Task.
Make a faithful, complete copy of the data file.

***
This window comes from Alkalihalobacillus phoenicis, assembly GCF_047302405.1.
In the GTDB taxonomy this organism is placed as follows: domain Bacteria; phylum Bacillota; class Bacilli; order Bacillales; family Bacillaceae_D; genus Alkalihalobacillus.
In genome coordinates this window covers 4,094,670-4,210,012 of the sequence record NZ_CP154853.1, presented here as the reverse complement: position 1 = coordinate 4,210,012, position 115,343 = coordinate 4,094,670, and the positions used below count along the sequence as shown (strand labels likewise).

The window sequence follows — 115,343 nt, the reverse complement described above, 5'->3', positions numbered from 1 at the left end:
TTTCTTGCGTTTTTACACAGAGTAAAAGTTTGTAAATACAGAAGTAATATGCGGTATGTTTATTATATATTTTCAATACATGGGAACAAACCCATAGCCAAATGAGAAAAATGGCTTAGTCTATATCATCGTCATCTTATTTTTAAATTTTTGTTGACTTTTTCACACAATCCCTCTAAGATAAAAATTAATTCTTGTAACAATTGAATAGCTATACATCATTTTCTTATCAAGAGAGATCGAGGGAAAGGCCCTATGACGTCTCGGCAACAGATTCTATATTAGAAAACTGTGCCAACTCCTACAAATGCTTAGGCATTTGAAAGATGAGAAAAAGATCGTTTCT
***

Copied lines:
This window comes from Alkalihalobacillus phoenicis, assembly GCF_047302405.1.
In the GTDB taxonomy this organism is placed as follows: domain Bacteria; phylum Bacillota; class Bacilli; order Bacillales; family Bacillaceae_D; genus Alkalihalobacillus.
In genome coordinates this window covers 4,094,670-4,210,012 of the sequence record NZ_CP154853.1, presented here as the reverse complement: position 1 = coordinate 4,210,012, position 115,343 = coordinate 4,094,670, and the positions used below count along the sequence as shown (strand labels likewise).

The window sequence follows — 115,343 nt, the reverse complement described above, 5'->3', positions numbered from 1 at the left end:
TTTCTTGCGTTTTTACACAGAGTAAAAGTTTGTAAATACAGAAGTAATATGCGGTATGTTTATTATATATTTTCAATACATGGGAACAAACCCATAGCCAAATGAGAAAAATGGCTTAGTCTATATCATCGTCATCTTATTTTTAAATTTTTGTTGACTTTTTCACACAATCCCTCTAAGATAAAAATTAATTCTTGTAACAATTGAATAGCTATACATCATTTTCTTATCAAGAGAGATCGAGGGAAAGGCCCTATGACGTCTCGGCAACAGATTCTATATTAGAAAACTGTGCCAACTCCTACAAATGCTTAGGCATTTGAAAGATGAGAAAAAGATCGTTTCT